Prop 21 would have allowed cities and counties to apply rent controls to housing more than 15 years old. The measure’s defeat marks the second time since 2018 that the state’s voters have opted against expanding rent control. The campaign against the measure had the backing of California’s Democratic Governor Gavin Newsom who was accused by supporters of the initiative of bending to the will of big developers and real estate holding companies. Some argued that California’s chronic homeless issues would be exacerbated by Newsom’s failure to identify rent control as a necessary measure especially during the economic downturn resulting from the coronavirus pandemic.
Voters did approve Prop 22 which pitted Ride-Sharing App giants Uber and Lyft against an array of drivers, rideshare users, and union supporters who saw the measure as a way for the to companies to deny benefits to their contract workers. The prop defined the app-based drivers as independent contractors and not employees or agents.
The battle over Prop 22 was a result of the deeply unpopular Assembly Bill 5 (AB 5), signed by Gov. Newsom in September 2019, which had tried to define the question of whether app-based drivers are employees or independent contractors.
The problem with AB 5 as it was first passed was that it also ensnared a host of other careers and jobs in California’s robust ‘gig’ economy as well as brought about a court battle with ongoing litigation that was brought by California State Attorney General Xavier Becerra to force the rideshare giants to comply with AB5.
Examples of companies that hire app-based drivers included Uber, Lyft, and DoorDash. The ballot measure did not affect how AB 5 was applied to other types of workers.
Voters said no to Prop 15, a property tax to fund schools, and government services, also rejected Prop 16, which would have repealed the decades-old ban on affirmative action policies at public colleges and other government agencies based on race, ethnicity or sex. Voters also said thumbs down to Prop 25, which would have overturned a 2018 law abolishing cash bail in California. The legislative fight over the law pitted the multibillion-dollar bail industry, criminal defense attorneys and some civil liberties advocates against Democratic leaders.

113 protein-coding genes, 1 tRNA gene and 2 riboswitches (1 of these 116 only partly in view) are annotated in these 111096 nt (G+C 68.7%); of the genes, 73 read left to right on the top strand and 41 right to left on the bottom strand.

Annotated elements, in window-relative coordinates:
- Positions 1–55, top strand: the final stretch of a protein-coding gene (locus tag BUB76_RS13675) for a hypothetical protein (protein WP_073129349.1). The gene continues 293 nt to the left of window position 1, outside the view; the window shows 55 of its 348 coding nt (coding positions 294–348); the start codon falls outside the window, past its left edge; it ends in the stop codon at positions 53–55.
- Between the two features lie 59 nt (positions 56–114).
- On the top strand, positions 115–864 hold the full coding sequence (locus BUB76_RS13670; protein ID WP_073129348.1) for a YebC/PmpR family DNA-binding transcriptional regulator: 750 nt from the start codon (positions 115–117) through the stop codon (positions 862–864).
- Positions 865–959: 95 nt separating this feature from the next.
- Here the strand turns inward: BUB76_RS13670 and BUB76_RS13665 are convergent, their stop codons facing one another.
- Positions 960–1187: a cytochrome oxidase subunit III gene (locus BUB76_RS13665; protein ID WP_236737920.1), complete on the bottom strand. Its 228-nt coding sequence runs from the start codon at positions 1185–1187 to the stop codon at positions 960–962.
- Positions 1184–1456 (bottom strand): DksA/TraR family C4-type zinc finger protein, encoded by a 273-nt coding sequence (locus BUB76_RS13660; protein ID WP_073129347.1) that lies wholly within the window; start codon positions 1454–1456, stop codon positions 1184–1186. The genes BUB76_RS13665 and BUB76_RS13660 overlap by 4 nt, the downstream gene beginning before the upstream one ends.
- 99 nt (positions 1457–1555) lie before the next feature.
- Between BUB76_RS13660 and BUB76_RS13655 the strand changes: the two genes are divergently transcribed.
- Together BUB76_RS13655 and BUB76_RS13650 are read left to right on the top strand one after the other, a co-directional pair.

Also being voted down was Prop 18 which would have given 17-year-old residents ‘Primary Voting Rights’ if their 18th birthday occurred before the next November election Prop 20, which would have implemented parole restrictions for certain offenses and Prop 23 changing state requirements for Kidney Dialysis Clinics.
Another set of races in Southern California of note was in Palm Springs where City Councilmembers Christy Holstege and Lisa Middleton have won their re-election bids in Council Districts 4 and 5, respectively.
Holstege, who is bisexual, beat two opponents after facing sexist, biphobic attacks during the campaign. She is expected to succeed Mayor Geoff Kors next year and become the first woman and first bisexual person to serve as mayor of Palm Springs.
Middleton, who became the first transgender Californian elected to a nonjudicial office after winning a highly competitive citywide race alongside Holstege in 2017, was unopposed in 2020.